Most Zelda games too, in the problem you cited with Minish Cap, have periods of traveling and working to getting into new dungeon, and finally hitting that dungeon. If you have a problem with that, it's generally a flaw with what you don't like in the series (hell, me too at times). But most Zelda games usually have you do or explore some shit region before you can get further.
The point I was getting at with this is that you explore everywhere and do everything on your first trip up save for gathering loot spawned by Kinstone Fusions, and you do this every time you go somewhere. It's like a Metroidvania except more Metroid Fusion than Metroid Zero Mission where you have to do everything either on your first trip or when the game opens up near the end.
I don't get why complain about kinstones. They're "alright". Generally made it better than simply finding chest in the field, at least they make you work for some goal. My only major complaint with the series by this point, which looks like it'll be remedied soon enough, is the lack of shit to buy when rupees come in boat-load fulls throughout the games.
No argument about the lack of shit to buy. The series has never not thrown more money at you than you know what to do with. My beef with Kinstones was more or less stated above but to reiterate; Kinstones are basically the game's way of hiding shit from you even though there isn't a place you can't reach. You'll be lucky to have more than 10 hearts by the end of the 4th dungeon. You wont have the full 20 until the postgame though thanks to the extra 6 figurines you unlock after you beat the boss. Same with the Mirror Shield. And the Light Arrows and the Goron Kinstone Seller are permanently missable.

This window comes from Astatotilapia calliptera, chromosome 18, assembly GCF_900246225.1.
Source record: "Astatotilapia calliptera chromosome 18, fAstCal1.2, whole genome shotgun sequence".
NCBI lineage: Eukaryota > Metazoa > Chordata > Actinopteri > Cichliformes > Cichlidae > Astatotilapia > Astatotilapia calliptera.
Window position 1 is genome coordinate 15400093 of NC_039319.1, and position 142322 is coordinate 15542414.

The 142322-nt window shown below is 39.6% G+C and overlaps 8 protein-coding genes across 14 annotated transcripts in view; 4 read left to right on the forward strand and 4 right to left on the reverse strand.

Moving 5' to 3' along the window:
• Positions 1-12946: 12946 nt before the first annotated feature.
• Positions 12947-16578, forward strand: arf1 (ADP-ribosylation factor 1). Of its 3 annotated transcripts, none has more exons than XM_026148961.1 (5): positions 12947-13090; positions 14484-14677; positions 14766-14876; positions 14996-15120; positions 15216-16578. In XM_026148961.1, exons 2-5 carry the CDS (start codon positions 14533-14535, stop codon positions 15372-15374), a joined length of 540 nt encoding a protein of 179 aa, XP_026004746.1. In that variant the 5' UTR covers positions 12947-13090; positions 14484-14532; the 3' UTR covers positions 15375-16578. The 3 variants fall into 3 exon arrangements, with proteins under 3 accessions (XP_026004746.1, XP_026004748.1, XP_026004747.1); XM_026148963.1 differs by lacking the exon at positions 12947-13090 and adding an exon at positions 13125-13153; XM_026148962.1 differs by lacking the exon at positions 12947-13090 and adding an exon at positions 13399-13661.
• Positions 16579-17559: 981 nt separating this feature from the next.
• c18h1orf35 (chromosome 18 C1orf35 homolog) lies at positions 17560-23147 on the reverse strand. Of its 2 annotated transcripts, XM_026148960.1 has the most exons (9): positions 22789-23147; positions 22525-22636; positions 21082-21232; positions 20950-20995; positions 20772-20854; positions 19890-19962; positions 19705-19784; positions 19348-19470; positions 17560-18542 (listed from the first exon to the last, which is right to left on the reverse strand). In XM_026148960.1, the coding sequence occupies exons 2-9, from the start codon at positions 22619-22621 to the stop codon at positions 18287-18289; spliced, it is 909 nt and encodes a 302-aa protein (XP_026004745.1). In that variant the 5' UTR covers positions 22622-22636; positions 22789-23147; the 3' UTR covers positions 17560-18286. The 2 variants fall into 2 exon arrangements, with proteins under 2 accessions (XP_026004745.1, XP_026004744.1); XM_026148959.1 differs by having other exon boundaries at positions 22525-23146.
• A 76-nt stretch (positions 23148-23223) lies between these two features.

All in all, I admire that the Zelda series stays to it's routes but still tries it's best to be fresh where it can. I love the old Zeldas... all 3 that were actually "pretty damn good" (sorry NES ones, there's classic, but there's also "dated"; the ones here I mean are LttP, LA, and OoT), but the other titles, to me, have been merely way to add... ...I dunno, cool new fucking rims to add the wheel that worked so well. I personally have no beef anyways, nostalgia goggles haven't really clouded me none. To each their own?
While I still love the NES ones I can't deny their age or lack of appeal. You had to be there I guess. As for OoT, that game hasn't well at all; the 3DS version adds just enough to be interesting but the original is probably the most badly aged title in the series (doesn't have the difficulty bite of the earlier games, controls are clunky, most fights are boring, there's a couple of good reasons to explore but most of them only pay out in rupees which you never really need except to buy the Giant's Knife/Shooting Galleries/Bombchu Bowling, and Adult Link's Hyrule Field is fucking boring). MM is actually a heck of a lot better in terms of going out and looking for shit. And the Oracle games had their moments as well (mostly centered around Season's ruins area).
That all said, I don't think there's been too bad of a game in the series save for the CDi bullshit. They're all at least good or better save for the DS games. But WW and TP both definitely felt like they had room to improve in.